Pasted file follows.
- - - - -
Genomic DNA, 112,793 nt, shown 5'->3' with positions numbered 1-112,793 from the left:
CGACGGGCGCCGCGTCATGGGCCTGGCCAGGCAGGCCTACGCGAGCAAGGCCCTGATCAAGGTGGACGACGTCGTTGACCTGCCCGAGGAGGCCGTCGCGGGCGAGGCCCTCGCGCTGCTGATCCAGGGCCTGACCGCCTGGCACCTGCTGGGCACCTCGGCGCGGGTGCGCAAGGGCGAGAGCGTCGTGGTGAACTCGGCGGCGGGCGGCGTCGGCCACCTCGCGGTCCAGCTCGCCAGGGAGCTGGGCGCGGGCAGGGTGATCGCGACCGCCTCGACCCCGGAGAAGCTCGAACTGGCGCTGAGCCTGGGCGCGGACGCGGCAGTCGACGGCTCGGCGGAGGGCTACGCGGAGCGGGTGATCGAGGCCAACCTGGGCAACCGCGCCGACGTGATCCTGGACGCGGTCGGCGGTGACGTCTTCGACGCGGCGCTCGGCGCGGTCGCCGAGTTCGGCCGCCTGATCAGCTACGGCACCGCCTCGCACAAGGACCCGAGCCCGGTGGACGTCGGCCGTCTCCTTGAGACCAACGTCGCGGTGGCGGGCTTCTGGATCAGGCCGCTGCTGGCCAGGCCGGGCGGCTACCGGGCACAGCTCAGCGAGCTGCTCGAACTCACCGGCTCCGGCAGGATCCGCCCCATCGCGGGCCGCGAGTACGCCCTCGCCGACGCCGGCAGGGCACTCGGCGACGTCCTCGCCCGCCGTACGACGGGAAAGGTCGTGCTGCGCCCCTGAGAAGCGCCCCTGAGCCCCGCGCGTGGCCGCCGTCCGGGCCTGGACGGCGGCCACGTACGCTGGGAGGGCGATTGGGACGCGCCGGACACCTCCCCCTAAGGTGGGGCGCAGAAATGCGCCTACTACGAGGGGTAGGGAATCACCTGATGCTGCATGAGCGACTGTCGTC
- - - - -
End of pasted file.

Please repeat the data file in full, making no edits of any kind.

Genomic DNA, 112,793 nt, shown 5'->3' with positions numbered 1-112,793 from the left:
CGACGGGCGCCGCGTCATGGGCCTGGCCAGGCAGGCCTACGCGAGCAAGGCCCTGATCAAGGTGGACGACGTCGTTGACCTGCCCGAGGAGGCCGTCGCGGGCGAGGCCCTCGCGCTGCTGATCCAGGGCCTGACCGCCTGGCACCTGCTGGGCACCTCGGCGCGGGTGCGCAAGGGCGAGAGCGTCGTGGTGAACTCGGCGGCGGGCGGCGTCGGCCACCTCGCGGTCCAGCTCGCCAGGGAGCTGGGCGCGGGCAGGGTGATCGCGACCGCCTCGACCCCGGAGAAGCTCGAACTGGCGCTGAGCCTGGGCGCGGACGCGGCAGTCGACGGCTCGGCGGAGGGCTACGCGGAGCGGGTGATCGAGGCCAACCTGGGCAACCGCGCCGACGTGATCCTGGACGCGGTCGGCGGTGACGTCTTCGACGCGGCGCTCGGCGCGGTCGCCGAGTTCGGCCGCCTGATCAGCTACGGCACCGCCTCGCACAAGGACCCGAGCCCGGTGGACGTCGGCCGTCTCCTTGAGACCAACGTCGCGGTGGCGGGCTTCTGGATCAGGCCGCTGCTGGCCAGGCCGGGCGGCTACCGGGCACAGCTCAGCGAGCTGCTCGAACTCACCGGCTCCGGCAGGATCCGCCCCATCGCGGGCCGCGAGTACGCCCTCGCCGACGCCGGCAGGGCACTCGGCGACGTCCTCGCCCGCCGTACGACGGGAAAGGTCGTGCTGCGCCCCTGAGAAGCGCCCCTGAGCCCCGCGCGTGGCCGCCGTCCGGGCCTGGACGGCGGCCACGTACGCTGGGAGGGCGATTGGGACGCGCCGGACACCTCCCCCTAAGGTGGGGCGCAGAAATGCGCCTACTACGAGGGGTAGGGAATCACCTGATGCTGCATGAGCGACTGTCGTC